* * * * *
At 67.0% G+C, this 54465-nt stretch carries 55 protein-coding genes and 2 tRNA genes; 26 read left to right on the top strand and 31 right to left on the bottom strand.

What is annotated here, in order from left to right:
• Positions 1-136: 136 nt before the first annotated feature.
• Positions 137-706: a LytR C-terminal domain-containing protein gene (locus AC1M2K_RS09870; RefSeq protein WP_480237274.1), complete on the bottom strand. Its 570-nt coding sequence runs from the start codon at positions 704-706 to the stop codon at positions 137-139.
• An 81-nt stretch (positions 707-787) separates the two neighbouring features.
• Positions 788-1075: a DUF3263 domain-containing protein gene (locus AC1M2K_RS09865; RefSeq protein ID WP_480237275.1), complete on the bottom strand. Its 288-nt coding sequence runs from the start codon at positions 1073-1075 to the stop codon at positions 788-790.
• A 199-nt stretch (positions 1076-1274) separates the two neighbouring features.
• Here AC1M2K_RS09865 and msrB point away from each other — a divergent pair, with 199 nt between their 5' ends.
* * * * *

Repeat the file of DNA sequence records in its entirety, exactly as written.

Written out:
At 67.0% G+C, this 54465-nt stretch carries 55 protein-coding genes and 2 tRNA genes; 26 read left to right on the top strand and 31 right to left on the bottom strand.

What is annotated here, in order from left to right:
• Positions 1-136: 136 nt before the first annotated feature.
• Positions 137-706: a LytR C-terminal domain-containing protein gene (locus AC1M2K_RS09870; RefSeq protein WP_480237274.1), complete on the bottom strand. Its 570-nt coding sequence runs from the start codon at positions 704-706 to the stop codon at positions 137-139.
• An 81-nt stretch (positions 707-787) separates the two neighbouring features.
• Positions 788-1075: a DUF3263 domain-containing protein gene (locus AC1M2K_RS09865; RefSeq protein ID WP_480237275.1), complete on the bottom strand. Its 288-nt coding sequence runs from the start codon at positions 1073-1075 to the stop codon at positions 788-790.
• A 199-nt stretch (positions 1076-1274) separates the two neighbouring features.
• Here AC1M2K_RS09865 and msrB point away from each other — a divergent pair, with 199 nt between their 5' ends.